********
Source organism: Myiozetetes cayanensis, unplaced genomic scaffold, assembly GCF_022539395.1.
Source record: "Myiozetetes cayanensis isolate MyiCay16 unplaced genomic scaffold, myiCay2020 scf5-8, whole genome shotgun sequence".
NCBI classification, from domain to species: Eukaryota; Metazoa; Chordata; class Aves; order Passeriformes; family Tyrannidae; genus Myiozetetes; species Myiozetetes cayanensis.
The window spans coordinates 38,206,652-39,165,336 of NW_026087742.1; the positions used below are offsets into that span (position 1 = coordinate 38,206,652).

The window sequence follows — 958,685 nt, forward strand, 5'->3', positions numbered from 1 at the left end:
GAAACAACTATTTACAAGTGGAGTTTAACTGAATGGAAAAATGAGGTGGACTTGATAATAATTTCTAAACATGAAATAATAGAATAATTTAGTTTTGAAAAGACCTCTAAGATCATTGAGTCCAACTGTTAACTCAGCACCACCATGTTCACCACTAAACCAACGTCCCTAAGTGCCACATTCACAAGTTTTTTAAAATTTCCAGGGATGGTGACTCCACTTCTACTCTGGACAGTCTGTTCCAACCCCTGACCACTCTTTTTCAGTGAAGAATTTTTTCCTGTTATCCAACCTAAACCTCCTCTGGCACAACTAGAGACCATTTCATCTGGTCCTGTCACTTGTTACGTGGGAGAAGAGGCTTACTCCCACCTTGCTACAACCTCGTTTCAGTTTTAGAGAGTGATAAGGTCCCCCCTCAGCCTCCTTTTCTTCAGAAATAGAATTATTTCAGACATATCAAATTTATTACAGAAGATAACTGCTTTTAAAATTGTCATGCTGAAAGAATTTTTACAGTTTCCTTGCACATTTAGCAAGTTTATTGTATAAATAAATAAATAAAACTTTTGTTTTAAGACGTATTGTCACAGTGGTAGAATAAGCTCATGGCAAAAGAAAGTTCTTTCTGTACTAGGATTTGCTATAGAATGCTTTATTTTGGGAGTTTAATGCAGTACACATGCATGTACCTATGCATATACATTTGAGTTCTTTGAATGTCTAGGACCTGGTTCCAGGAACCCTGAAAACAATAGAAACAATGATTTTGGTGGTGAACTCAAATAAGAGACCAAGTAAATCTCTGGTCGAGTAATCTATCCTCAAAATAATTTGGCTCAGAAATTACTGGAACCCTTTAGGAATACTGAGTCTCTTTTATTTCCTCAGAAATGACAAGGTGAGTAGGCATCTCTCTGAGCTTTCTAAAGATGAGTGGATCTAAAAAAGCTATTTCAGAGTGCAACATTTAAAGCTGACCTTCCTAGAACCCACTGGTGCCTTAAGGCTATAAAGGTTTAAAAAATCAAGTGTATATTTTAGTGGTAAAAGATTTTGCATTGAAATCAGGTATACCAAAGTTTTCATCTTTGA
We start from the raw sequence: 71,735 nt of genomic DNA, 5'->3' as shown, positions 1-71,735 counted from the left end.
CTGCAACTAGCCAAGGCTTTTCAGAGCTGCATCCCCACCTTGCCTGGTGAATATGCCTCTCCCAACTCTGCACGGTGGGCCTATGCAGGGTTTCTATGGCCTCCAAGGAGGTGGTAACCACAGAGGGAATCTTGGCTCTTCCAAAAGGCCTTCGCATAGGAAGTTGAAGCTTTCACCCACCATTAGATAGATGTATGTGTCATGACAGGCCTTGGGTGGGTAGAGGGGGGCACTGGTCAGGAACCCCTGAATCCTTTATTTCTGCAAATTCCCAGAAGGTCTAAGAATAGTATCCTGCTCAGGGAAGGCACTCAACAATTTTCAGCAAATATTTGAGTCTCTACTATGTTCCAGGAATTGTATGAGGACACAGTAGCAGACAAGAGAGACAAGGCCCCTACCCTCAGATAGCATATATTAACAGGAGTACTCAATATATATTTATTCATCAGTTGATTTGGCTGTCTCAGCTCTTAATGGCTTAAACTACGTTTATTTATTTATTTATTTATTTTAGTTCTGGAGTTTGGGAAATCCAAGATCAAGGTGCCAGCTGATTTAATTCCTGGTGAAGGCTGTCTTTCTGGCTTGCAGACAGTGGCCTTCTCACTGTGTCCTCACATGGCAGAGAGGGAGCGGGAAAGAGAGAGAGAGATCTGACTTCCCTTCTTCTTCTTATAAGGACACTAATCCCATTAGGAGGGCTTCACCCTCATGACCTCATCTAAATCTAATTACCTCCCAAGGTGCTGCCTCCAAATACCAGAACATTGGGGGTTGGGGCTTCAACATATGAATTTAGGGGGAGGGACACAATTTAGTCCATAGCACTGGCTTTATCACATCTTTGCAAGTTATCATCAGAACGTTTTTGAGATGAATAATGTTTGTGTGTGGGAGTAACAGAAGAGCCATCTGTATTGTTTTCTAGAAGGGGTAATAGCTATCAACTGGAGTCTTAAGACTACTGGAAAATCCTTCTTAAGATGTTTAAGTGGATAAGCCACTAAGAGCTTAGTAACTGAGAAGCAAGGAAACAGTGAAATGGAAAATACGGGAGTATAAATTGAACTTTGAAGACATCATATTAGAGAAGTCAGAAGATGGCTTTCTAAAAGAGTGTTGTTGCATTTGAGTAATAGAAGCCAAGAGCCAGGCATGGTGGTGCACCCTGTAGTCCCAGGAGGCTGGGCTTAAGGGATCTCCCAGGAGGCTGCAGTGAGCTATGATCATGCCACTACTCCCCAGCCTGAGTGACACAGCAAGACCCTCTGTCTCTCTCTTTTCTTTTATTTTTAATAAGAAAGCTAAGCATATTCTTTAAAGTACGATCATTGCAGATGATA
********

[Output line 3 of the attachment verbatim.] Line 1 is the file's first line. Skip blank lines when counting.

NCBI classification, from domain to species: Eukaryota; Metazoa; Chordata; class Aves; order Passeriformes; family Tyrannidae; genus Myiozetetes; species Myiozetetes cayanensis.